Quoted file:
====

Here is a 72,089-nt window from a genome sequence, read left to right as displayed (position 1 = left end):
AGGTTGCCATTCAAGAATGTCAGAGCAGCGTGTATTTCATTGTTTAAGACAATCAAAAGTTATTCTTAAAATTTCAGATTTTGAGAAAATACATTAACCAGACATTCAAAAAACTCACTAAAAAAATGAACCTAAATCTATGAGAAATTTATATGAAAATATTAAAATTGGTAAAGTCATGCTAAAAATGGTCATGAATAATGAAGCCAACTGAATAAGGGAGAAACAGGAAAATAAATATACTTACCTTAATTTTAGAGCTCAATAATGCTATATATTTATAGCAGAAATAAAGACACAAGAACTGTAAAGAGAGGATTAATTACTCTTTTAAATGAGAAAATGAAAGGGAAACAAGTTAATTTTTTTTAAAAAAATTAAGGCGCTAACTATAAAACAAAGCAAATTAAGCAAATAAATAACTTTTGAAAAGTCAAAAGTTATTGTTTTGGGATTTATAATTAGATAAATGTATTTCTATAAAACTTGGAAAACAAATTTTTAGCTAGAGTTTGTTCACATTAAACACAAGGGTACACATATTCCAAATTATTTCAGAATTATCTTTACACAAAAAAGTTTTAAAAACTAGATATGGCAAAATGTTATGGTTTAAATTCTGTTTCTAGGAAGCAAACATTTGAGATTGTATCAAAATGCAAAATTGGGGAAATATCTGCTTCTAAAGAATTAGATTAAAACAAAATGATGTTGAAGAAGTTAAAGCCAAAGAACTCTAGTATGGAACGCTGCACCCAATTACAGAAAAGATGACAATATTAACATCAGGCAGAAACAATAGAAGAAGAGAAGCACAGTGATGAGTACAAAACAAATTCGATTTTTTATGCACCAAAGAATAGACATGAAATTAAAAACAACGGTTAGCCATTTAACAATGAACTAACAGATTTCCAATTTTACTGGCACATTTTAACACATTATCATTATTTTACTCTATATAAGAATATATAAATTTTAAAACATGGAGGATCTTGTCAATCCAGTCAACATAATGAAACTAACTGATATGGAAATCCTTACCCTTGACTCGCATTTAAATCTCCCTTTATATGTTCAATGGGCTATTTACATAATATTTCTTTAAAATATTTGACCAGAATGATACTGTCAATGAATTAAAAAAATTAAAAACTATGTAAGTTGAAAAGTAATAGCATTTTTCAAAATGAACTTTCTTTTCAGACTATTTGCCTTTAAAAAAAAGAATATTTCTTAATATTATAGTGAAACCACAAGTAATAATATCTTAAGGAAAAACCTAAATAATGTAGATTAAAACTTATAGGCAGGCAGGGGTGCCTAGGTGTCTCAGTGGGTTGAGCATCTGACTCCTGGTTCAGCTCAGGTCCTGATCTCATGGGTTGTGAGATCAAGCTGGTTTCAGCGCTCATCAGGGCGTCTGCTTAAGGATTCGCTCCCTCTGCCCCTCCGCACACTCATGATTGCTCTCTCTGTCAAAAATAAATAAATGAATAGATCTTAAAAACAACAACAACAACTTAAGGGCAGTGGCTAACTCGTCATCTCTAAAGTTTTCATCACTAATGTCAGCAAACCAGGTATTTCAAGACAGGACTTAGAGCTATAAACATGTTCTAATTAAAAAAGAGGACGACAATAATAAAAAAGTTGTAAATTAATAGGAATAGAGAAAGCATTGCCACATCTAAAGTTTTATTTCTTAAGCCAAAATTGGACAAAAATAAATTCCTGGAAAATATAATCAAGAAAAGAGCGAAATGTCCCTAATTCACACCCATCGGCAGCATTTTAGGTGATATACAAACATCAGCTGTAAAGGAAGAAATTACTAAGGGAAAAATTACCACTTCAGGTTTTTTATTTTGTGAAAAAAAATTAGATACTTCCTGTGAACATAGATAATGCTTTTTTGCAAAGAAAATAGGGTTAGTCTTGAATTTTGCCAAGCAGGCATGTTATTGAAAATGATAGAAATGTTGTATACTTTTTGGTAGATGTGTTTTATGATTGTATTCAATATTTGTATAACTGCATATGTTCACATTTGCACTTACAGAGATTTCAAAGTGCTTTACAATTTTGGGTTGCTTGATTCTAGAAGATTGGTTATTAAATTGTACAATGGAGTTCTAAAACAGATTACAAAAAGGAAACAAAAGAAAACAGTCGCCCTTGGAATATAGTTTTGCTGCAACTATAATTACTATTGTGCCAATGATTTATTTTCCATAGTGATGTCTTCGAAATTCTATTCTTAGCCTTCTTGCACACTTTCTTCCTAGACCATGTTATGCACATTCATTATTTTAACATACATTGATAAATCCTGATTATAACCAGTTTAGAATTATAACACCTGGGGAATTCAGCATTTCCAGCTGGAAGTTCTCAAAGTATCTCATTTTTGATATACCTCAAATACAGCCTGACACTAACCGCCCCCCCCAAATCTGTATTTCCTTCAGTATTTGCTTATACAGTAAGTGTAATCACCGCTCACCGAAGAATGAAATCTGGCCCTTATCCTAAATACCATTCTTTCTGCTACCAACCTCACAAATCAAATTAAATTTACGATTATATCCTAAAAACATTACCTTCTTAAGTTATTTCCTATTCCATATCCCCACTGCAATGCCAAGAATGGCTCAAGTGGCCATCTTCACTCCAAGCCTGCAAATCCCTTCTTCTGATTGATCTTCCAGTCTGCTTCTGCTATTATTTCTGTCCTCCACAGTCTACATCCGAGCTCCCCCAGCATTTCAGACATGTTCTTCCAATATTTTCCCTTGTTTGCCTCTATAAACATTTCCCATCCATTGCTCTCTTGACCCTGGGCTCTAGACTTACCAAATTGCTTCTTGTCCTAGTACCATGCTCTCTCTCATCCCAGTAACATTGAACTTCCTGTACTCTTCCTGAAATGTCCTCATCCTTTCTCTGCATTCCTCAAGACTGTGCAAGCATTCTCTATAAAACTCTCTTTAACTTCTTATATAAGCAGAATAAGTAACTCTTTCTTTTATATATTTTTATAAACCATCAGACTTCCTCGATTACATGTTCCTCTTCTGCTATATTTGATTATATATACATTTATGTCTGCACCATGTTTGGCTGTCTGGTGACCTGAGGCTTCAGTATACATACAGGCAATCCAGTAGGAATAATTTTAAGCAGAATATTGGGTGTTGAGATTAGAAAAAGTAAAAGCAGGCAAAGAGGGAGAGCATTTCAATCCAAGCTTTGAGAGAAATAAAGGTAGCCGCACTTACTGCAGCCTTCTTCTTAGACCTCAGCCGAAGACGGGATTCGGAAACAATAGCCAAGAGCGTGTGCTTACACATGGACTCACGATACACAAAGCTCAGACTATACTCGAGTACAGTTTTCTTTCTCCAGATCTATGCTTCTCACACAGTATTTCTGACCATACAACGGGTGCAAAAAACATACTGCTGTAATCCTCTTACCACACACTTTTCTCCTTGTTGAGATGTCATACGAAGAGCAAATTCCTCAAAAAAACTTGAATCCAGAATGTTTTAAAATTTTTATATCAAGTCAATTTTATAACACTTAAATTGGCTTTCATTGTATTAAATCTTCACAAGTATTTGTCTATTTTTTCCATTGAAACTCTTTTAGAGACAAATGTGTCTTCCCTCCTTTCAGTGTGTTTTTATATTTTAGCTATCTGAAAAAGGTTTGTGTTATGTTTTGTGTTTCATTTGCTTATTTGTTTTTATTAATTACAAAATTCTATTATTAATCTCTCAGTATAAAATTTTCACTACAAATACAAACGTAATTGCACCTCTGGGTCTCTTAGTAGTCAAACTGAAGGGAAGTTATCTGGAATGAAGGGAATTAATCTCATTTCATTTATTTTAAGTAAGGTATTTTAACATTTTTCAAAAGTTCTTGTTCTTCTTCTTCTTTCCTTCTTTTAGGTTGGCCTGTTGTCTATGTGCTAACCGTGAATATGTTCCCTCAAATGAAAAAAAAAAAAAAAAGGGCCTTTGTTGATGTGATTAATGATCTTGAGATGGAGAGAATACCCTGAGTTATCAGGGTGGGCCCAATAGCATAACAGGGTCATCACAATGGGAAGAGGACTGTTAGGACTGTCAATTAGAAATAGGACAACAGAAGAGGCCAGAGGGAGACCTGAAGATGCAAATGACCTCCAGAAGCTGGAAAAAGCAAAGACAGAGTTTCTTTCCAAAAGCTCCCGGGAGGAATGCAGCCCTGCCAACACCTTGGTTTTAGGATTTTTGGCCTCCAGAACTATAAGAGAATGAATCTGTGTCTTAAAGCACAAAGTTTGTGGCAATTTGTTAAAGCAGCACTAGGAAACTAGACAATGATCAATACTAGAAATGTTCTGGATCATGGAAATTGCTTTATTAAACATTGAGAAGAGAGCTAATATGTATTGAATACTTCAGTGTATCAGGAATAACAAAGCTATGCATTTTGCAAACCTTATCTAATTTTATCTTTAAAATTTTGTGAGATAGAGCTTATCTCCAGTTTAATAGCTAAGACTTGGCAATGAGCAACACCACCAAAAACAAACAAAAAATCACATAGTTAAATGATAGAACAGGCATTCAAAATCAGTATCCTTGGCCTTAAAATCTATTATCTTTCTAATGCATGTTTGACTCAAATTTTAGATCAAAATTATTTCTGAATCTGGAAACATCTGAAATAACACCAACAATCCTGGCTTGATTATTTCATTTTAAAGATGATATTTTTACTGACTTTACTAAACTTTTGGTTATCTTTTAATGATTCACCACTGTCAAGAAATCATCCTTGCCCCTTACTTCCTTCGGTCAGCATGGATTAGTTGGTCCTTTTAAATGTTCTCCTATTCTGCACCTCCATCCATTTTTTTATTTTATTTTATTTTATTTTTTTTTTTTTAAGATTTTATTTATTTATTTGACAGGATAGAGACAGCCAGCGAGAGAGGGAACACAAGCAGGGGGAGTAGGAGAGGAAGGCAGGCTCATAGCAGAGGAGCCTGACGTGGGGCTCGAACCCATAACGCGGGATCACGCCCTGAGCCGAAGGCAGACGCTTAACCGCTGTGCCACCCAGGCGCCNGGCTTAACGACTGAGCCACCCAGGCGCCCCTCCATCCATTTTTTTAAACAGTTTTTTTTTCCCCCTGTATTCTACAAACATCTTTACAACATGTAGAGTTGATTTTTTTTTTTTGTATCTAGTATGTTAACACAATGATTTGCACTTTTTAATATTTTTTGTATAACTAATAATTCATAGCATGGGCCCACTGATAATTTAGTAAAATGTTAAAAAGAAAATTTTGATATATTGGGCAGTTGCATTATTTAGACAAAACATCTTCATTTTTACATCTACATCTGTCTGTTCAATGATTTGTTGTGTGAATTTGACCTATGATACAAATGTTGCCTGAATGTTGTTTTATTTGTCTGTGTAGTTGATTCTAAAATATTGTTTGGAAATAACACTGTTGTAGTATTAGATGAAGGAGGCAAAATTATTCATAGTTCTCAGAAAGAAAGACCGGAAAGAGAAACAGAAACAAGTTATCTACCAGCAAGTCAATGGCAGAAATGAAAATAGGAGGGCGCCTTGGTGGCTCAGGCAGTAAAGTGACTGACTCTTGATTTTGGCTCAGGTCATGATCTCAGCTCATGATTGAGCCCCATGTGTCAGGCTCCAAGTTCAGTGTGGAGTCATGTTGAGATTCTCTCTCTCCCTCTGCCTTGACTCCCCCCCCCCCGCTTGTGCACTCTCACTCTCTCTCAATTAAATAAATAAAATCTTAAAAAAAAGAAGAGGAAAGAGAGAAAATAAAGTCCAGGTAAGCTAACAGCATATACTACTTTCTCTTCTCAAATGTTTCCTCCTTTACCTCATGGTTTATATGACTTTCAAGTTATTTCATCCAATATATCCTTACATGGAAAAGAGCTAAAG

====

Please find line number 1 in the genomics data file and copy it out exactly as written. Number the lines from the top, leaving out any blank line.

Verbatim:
Here is a 72,089-nt window from a genome sequence, read left to right as displayed (position 1 = left end):